DNA Repair Profiling in T-cells Reveals Nonrandom Outcomes at Cas9-Mediated Breaks
Megan van Overbeek, Elaine Lau, Daniel Capurso, Lynda M. Banh, Matthew M. Carter, Matthew S. Thompson, Alexandra Lied, Stephen Smith, Scott Gradia, Christopher K. Fuller and Andrew P. May
Caribou Biosciences, Inc., Berkeley, CA 94710, USA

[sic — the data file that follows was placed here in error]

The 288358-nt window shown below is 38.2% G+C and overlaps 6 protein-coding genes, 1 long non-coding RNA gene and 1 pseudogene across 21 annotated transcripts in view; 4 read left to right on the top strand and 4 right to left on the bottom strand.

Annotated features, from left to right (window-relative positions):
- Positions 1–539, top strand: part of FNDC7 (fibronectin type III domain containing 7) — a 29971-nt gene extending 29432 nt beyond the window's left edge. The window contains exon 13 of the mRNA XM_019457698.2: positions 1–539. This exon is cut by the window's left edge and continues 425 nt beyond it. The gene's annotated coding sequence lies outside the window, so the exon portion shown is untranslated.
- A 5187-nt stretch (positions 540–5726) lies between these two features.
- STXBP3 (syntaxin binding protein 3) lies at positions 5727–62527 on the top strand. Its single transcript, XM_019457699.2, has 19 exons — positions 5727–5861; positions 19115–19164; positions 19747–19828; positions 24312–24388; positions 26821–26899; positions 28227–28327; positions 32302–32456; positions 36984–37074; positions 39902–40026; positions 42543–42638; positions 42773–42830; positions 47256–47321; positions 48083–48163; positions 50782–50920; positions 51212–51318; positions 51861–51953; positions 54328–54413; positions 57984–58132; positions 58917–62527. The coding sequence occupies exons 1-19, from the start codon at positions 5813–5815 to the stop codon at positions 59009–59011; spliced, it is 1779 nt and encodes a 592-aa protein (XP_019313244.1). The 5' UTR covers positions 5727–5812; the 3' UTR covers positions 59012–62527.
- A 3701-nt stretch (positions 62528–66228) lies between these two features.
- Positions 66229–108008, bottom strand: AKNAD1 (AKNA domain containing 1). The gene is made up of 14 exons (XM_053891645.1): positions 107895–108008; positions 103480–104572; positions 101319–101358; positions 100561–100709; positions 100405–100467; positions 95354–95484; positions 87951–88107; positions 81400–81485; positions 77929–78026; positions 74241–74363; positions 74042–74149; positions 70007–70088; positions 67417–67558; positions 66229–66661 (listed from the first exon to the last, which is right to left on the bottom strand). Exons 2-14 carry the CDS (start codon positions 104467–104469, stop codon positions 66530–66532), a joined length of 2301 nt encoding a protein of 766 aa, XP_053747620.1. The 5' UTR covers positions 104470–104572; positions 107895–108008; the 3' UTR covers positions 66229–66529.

The repair outcomes at site-specific DNA double-strand breaks (DSBs) generated by the RNA-guided DNA endonuclease Cas9 determine how gene function is altered. Despite the widespread adoption of CRISPR-Cas9 technology to induce DSBs for genome engineering, the resulting repair products have not been examined in depth. Here, the DNA repair profiles of 223 sites in the human genome demonstrate that the pattern of DNA repair following Cas9 cutting at each site is nonrandom and consistent across experimental replicates and cell lines. Furthermore, the repair outcomes are determined by the targeted sequence rather than genomic context, enabling DNA repair profiling in cell lines to be used to anticipate repair outcomes in primary cells. In this study, the DNA repair profiles of therapeutically relevant targets in human primary T-cells are described.
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